Celebrating Eid in a big family is always more delightful. My father has ten siblings, and when I was young many of them were already married, and have little kids.

We used to live far away from grandpa’s place. In Terengganu, Kelantan, Johor….all over the place. Of course we’d excitedly await the time for balik kampung, for Eid.

(There are no phrases in English that could translate ‘balik kampung’. It actually means going back to one’s hometown, visiting one’s parents for whatever celebration – because we’d want to spend festive season with our loved ones.)

I remember my uncles gathering around the huge iron wok making dodol. This sweet coconut candy needs energy to make, especially when it’s all thick and gooey. They’d sit around, each making ketupat while waiting for their turn to stir, chatting and making fun of each other. It takes hours to finish – usually they’d start in the late afternoon, and the process would go on until almost midnight. Sweat dripping, sweet smells drifting, laughter upon laughter…

And I remember Wak Des would buy the meat for rendang, and some other brothers would cut them up for grandma to cook.

It’s amazing that such a petite lady has that much energy. She would’ve woken up at around 3+am to cook for sahur. Then she’d start processing all the onions, garlic, ginger, spices and herbs for the main meals. The aunties would help out with the preparation, of course. The lontong, ketupat, kuah kacang, rendang daging, ayam bakar, sayur lode, daging kicap (for Cik Mi, of course)….she’d be giving out orders in the kitchen, and start to make jeneng krisik all by herself.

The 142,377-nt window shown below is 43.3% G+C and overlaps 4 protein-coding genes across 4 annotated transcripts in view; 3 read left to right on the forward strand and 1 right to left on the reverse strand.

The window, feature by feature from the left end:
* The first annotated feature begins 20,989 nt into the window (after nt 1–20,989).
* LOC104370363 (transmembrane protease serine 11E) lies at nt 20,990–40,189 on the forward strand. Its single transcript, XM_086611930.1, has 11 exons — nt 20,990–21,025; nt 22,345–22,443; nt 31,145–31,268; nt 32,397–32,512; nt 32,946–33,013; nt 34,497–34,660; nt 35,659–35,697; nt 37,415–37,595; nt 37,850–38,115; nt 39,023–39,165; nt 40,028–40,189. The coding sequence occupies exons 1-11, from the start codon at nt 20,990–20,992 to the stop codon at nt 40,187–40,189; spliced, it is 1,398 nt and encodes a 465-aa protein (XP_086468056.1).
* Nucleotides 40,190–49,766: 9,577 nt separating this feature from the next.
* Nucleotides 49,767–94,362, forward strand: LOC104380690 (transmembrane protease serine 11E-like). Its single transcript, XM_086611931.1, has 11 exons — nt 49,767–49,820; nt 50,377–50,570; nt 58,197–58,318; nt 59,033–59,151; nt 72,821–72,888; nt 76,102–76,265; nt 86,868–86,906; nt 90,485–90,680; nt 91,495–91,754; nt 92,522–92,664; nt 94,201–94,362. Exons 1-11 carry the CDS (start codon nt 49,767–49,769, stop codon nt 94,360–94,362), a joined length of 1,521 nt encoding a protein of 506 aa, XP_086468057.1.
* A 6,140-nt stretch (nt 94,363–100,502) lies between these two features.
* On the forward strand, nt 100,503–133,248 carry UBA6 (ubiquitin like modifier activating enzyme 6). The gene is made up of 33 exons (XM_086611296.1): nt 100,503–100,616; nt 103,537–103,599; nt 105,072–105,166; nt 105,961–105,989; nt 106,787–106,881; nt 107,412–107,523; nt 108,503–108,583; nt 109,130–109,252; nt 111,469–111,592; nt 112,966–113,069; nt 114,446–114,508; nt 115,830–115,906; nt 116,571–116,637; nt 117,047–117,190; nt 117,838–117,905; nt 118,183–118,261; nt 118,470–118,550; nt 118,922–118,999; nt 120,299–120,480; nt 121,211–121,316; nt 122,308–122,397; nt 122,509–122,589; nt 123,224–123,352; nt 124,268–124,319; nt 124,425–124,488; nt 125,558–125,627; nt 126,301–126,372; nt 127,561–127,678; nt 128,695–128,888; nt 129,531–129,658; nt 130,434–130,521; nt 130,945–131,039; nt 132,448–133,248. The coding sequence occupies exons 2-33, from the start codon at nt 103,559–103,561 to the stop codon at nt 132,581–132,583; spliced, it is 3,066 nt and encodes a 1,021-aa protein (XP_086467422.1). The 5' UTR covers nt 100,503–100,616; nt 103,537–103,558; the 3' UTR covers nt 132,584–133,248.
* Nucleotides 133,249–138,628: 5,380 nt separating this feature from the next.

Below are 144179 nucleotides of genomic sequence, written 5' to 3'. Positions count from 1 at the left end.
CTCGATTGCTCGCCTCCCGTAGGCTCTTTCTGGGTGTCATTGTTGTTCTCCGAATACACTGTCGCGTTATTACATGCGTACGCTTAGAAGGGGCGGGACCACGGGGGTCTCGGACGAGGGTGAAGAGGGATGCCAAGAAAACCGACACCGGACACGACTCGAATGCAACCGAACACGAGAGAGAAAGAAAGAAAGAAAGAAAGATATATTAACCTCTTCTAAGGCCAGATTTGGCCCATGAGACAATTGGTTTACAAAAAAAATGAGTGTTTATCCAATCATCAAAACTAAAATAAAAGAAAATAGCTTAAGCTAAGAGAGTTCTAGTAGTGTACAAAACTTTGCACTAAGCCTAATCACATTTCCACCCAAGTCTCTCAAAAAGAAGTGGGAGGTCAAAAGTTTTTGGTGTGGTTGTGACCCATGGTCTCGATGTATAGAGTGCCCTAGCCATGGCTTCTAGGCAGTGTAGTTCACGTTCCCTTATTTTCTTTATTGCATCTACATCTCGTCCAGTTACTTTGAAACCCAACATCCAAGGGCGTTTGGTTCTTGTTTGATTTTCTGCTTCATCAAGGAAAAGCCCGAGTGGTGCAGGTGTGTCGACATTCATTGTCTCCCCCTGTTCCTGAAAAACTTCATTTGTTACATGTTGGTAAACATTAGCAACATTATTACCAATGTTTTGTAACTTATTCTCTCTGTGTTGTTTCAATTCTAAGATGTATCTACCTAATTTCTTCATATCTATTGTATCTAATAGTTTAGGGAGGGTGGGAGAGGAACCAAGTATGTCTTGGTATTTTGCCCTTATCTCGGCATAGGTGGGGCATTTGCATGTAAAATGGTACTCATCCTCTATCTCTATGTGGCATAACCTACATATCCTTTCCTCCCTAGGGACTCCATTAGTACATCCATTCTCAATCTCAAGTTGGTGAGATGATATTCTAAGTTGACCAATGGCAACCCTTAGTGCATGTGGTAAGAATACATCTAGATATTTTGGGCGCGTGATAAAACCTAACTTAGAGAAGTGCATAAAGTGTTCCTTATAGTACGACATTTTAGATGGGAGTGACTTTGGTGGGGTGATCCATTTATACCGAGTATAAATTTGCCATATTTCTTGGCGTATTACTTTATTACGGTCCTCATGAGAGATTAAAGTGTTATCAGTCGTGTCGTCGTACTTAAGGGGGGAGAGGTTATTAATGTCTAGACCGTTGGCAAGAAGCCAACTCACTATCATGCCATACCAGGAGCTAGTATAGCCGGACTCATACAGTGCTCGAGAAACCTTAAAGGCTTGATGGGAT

Not forgetting that for a few days before that she’d have been up and about making bholu contong (my dad’s favourite), bholu gulung (MY favourite, and Hafiz’s too), bholu basah (everyone’s favourite), emping melinjo, and satru/putu kacang (Cik Mi’s kuih). The year after she passed away, the older aunties wondered, who’d make satru for Cik Mi now she’s gone?

The thing about satru is, it’s tedious!! Now, my mom and aunties has yet to come up with a conclusion on which step should be done first. My mom and I tried making it once when grandma was still around, and she lead us along the way. We need to heat up the green peas first, then blend, then I think mix with some sugar…thing is we’re not sure how many times we must put them under the sun. And thing about Malaysian weather is – it’d be rainy or cloudy whenever we decide to make those satrus. So we haven’t had those for quite some time. Yes, we did buy some but surely it’s not the same…